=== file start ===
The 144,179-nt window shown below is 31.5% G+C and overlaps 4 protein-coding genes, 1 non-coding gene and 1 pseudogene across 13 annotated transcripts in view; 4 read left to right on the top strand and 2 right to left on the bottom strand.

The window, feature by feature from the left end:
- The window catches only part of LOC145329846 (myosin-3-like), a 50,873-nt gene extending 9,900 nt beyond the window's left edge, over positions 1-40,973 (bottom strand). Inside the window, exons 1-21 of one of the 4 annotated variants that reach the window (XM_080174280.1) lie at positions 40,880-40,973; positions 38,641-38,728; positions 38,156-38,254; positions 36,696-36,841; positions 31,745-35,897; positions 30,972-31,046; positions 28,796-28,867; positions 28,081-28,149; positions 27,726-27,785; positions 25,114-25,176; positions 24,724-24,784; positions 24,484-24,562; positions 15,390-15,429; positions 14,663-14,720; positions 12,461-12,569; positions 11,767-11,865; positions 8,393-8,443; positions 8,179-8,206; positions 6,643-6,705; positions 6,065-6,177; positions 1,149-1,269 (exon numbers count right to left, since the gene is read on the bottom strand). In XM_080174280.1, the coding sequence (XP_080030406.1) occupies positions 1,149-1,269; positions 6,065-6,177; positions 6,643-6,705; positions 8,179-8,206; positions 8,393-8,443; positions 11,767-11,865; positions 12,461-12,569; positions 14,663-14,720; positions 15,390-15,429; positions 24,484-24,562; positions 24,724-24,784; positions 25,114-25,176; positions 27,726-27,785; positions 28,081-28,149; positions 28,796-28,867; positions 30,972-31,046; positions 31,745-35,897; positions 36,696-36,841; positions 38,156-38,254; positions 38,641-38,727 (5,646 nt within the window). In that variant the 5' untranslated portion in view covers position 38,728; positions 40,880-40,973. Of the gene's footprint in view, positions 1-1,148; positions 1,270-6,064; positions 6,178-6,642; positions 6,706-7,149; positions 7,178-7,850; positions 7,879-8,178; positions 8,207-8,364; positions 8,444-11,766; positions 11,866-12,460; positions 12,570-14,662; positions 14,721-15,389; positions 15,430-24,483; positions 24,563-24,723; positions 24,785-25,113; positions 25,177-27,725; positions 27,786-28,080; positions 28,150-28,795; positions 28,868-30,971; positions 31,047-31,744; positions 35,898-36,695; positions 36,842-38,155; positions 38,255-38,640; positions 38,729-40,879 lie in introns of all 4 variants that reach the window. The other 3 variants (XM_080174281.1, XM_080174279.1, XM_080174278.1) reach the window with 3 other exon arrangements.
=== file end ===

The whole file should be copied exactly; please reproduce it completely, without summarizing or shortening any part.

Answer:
The 144,179-nt window shown below is 31.5% G+C and overlaps 4 protein-coding genes, 1 non-coding gene and 1 pseudogene across 13 annotated transcripts in view; 4 read left to right on the top strand and 2 right to left on the bottom strand.

The window, feature by feature from the left end:
- The window catches only part of LOC145329846 (myosin-3-like), a 50,873-nt gene extending 9,900 nt beyond the window's left edge, over positions 1-40,973 (bottom strand). Inside the window, exons 1-21 of one of the 4 annotated variants that reach the window (XM_080174280.1) lie at positions 40,880-40,973; positions 38,641-38,728; positions 38,156-38,254; positions 36,696-36,841; positions 31,745-35,897; positions 30,972-31,046; positions 28,796-28,867; positions 28,081-28,149; positions 27,726-27,785; positions 25,114-25,176; positions 24,724-24,784; positions 24,484-24,562; positions 15,390-15,429; positions 14,663-14,720; positions 12,461-12,569; positions 11,767-11,865; positions 8,393-8,443; positions 8,179-8,206; positions 6,643-6,705; positions 6,065-6,177; positions 1,149-1,269 (exon numbers count right to left, since the gene is read on the bottom strand). In XM_080174280.1, the coding sequence (XP_080030406.1) occupies positions 1,149-1,269; positions 6,065-6,177; positions 6,643-6,705; positions 8,179-8,206; positions 8,393-8,443; positions 11,767-11,865; positions 12,461-12,569; positions 14,663-14,720; positions 15,390-15,429; positions 24,484-24,562; positions 24,724-24,784; positions 25,114-25,176; positions 27,726-27,785; positions 28,081-28,149; positions 28,796-28,867; positions 30,972-31,046; positions 31,745-35,897; positions 36,696-36,841; positions 38,156-38,254; positions 38,641-38,727 (5,646 nt within the window). In that variant the 5' untranslated portion in view covers position 38,728; positions 40,880-40,973. Of the gene's footprint in view, positions 1-1,148; positions 1,270-6,064; positions 6,178-6,642; positions 6,706-7,149; positions 7,178-7,850; positions 7,879-8,178; positions 8,207-8,364; positions 8,444-11,766; positions 11,866-12,460; positions 12,570-14,662; positions 14,721-15,389; positions 15,430-24,483; positions 24,563-24,723; positions 24,785-25,113; positions 25,177-27,725; positions 27,786-28,080; positions 28,150-28,795; positions 28,868-30,971; positions 31,047-31,744; positions 35,898-36,695; positions 36,842-38,155; positions 38,255-38,640; positions 38,729-40,879 lie in introns of all 4 variants that reach the window. The other 3 variants (XM_080174281.1, XM_080174279.1, XM_080174278.1) reach the window with 3 other exon arrangements.